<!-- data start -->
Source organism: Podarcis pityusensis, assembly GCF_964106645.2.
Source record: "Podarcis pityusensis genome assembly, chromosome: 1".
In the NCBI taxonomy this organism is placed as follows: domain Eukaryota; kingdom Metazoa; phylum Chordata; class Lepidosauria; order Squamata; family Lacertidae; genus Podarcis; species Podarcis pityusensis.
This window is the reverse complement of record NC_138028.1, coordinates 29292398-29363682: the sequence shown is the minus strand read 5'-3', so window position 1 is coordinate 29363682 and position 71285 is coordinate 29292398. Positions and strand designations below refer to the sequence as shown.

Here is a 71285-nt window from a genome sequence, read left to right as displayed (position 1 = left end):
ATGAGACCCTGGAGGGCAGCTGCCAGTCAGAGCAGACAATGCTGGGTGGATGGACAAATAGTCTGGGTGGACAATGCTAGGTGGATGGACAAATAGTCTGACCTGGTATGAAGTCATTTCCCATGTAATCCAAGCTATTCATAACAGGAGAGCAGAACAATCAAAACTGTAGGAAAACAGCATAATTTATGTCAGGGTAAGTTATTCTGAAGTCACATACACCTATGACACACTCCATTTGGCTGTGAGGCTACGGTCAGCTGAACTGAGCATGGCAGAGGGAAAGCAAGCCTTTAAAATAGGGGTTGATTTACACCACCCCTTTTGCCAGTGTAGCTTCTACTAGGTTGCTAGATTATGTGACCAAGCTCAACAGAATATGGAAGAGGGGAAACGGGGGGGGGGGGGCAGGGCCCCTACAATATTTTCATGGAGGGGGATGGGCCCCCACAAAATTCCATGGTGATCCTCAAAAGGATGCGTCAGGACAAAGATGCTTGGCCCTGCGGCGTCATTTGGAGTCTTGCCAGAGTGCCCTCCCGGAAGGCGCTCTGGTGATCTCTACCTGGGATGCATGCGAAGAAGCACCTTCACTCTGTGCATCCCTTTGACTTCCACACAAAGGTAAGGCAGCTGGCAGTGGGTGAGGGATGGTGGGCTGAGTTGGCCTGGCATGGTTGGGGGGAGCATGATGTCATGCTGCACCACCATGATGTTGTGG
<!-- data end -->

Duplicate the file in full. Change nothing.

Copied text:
Source organism: Podarcis pityusensis, assembly GCF_964106645.2.
Source record: "Podarcis pityusensis genome assembly, chromosome: 1".
In the NCBI taxonomy this organism is placed as follows: domain Eukaryota; kingdom Metazoa; phylum Chordata; class Lepidosauria; order Squamata; family Lacertidae; genus Podarcis; species Podarcis pityusensis.
This window is the reverse complement of record NC_138028.1, coordinates 29292398-29363682: the sequence shown is the minus strand read 5'-3', so window position 1 is coordinate 29363682 and position 71285 is coordinate 29292398. Positions and strand designations below refer to the sequence as shown.

Here is a 71285-nt window from a genome sequence, read left to right as displayed (position 1 = left end):
ATGAGACCCTGGAGGGCAGCTGCCAGTCAGAGCAGACAATGCTGGGTGGATGGACAAATAGTCTGGGTGGACAATGCTAGGTGGATGGACAAATAGTCTGACCTGGTATGAAGTCATTTCCCATGTAATCCAAGCTATTCATAACAGGAGAGCAGAACAATCAAAACTGTAGGAAAACAGCATAATTTATGTCAGGGTAAGTTATTCTGAAGTCACATACACCTATGACACACTCCATTTGGCTGTGAGGCTACGGTCAGCTGAACTGAGCATGGCAGAGGGAAAGCAAGCCTTTAAAATAGGGGTTGATTTACACCACCCCTTTTGCCAGTGTAGCTTCTACTAGGTTGCTAGATTATGTGACCAAGCTCAACAGAATATGGAAGAGGGGAAACGGGGGGGGGGGGGCAGGGCCCCTACAATATTTTCATGGAGGGGGATGGGCCCCCACAAAATTCCATGGTGATCCTCAAAAGGATGCGTCAGGACAAAGATGCTTGGCCCTGCGGCGTCATTTGGAGTCTTGCCAGAGTGCCCTCCCGGAAGGCGCTCTGGTGATCTCTACCTGGGATGCATGCGAAGAAGCACCTTCACTCTGTGCATCCCTTTGACTTCCACACAAAGGTAAGGCAGCTGGCAGTGGGTGAGGGATGGTGGGCTGAGTTGGCCTGGCATGGTTGGGGGGAGCATGATGTCATGCTGCACCACCATGATGTTGTGG